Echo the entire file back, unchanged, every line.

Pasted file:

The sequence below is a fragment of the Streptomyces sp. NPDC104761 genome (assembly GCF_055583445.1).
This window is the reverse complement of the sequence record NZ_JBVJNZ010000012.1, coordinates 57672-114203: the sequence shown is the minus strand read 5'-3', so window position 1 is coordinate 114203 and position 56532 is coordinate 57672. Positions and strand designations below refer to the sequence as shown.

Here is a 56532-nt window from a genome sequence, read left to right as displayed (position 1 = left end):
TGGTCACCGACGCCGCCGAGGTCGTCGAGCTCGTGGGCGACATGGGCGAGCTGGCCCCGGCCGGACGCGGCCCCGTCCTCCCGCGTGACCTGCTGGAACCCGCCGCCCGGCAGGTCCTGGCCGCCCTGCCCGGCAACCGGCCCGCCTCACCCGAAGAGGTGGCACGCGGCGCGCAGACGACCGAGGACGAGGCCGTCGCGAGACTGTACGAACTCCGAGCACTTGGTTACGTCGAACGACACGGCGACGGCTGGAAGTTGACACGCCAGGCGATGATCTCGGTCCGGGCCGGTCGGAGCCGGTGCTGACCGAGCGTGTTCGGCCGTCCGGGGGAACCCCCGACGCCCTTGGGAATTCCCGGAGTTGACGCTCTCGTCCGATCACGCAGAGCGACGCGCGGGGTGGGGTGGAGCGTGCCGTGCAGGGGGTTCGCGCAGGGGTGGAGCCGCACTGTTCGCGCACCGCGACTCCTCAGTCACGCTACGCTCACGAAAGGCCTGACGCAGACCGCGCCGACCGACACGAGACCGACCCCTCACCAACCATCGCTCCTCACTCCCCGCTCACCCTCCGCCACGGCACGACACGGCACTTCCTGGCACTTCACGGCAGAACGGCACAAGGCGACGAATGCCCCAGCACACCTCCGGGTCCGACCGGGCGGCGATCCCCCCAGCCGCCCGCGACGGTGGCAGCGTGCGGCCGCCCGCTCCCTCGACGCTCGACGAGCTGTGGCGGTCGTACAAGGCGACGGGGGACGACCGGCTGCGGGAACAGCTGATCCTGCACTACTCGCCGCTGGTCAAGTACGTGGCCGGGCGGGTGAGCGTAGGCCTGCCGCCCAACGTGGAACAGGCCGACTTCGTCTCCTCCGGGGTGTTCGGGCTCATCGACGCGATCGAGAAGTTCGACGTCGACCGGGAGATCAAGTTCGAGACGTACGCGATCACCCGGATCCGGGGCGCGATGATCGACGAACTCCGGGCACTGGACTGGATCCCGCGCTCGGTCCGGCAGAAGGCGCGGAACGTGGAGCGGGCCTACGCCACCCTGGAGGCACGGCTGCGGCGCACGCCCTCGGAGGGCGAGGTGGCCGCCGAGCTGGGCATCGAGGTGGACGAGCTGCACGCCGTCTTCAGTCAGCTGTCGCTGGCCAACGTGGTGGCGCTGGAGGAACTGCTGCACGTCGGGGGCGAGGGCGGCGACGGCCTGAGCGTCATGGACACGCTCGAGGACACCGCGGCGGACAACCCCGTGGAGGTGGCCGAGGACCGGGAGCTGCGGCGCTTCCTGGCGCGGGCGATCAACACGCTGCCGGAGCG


The sequence below is a fragment of the Streptomyces sp. NPDC104761 genome (assembly GCF_055583445.1).
This window is the reverse complement of the sequence record NZ_JBVJNZ010000012.1, coordinates 57672-114203: the sequence shown is the minus strand read 5'-3', so window position 1 is coordinate 114203 and position 56532 is coordinate 57672. Positions and strand designations below refer to the sequence as shown.

Here is a 56532-nt window from a genome sequence, read left to right as displayed (position 1 = left end):
TGGTCACCGACGCCGCCGAGGTCGTCGAGCTCGTGGGCGACATGGGCGAGCTGGCCCCGGCCGGACGCGGCCCCGTCCTCCCGCGTGACCTGCTGGAACCCGCCGCCCGGCAGGTCCTGGCCGCCCTGCCCGGCAACCGGCCCGCCTCACCCGAAGAGGTGGCACGCGGCGCGCAGACGACCGAGGACGAGGCCGTCGCGAGACTGTACGAACTCCGAGCACTTGGTTACGTCGAACGACACGGCGACGGCTGGAAGTTGACACGCCAGGCGATGATCTCGGTCCGGGCCGGTCGGAGCCGGTGCTGACCGAGCGTGTTCGGCCGTCCGGGGGAACCCCCGACGCCCTTGGGAATTCCCGGAGTTGACGCTCTCGTCCGATCACGCAGAGCGACGCGCGGGGTGGGGTGGAGCGTGCCGTGCAGGGGGTTCGCGCAGGGGTGGAGCCGCACTGTTCGCGCACCGCGACTCCTCAGTCACGCTACGCTCACGAAAGGCCTGACGCAGACCGCGCCGACCGACACGAGACCGACCCCTCACCAACCATCGCTCCTCACTCCCCGCTCACCCTCCGCCACGGCACGACACGGCACTTCCTGGCACTTCACGGCAGAACGGCACAAGGCGACGAATGCCCCAGCACACCTCCGGGTCCGACCGGGCGGCGATCCCCCCAGCCGCCCGCGACGGTGGCAGCGTGCGGCCGCCCGCTCCCTCGACGCTCGACGAGCTGTGGCGGTCGTACAAGGCGACGGGGGACGACCGGCTGCGGGAACAGCTGATCCTGCACTACTCGCCGCTGGTCAAGTACGTGGCCGGGCGGGTGAGCGTAGGCCTGCCGCCCAACGTGGAACAGGCCGACTTCGTCTCCTCCGGGGTGTTCGGGCTCATCGACGCGATCGAGAAGTTCGACGTCGACCGGGAGATCAAGTTCGAGACGTACGCGATCACCCGGATCCGGGGCGCGATGATCGACGAACTCCGGGCACTGGACTGGATCCCGCGCTCGGTCCGGCAGAAGGCGCGGAACGTGGAGCGGGCCTACGCCACCCTGGAGGCACGGCTGCGGCGCACGCCCTCGGAGGGCGAGGTGGCCGCCGAGCTGGGCATCGAGGTGGACGAGCTGCACGCCGTCTTCAGTCAGCTGTCGCTGGCCAACGTGGTGGCGCTGGAGGAACTGCTGCACGTCGGGGGCGAGGGCGGCGACGGCCTGAGCGTCATGGACACGCTCGAGGACACCGCGGCGGACAACCCCGTGGAGGTGGCCGAGGACCGGGAGCTGCGGCGCTTCCTGGCGCGGGCGATCAACACGCTGCCGGAGCG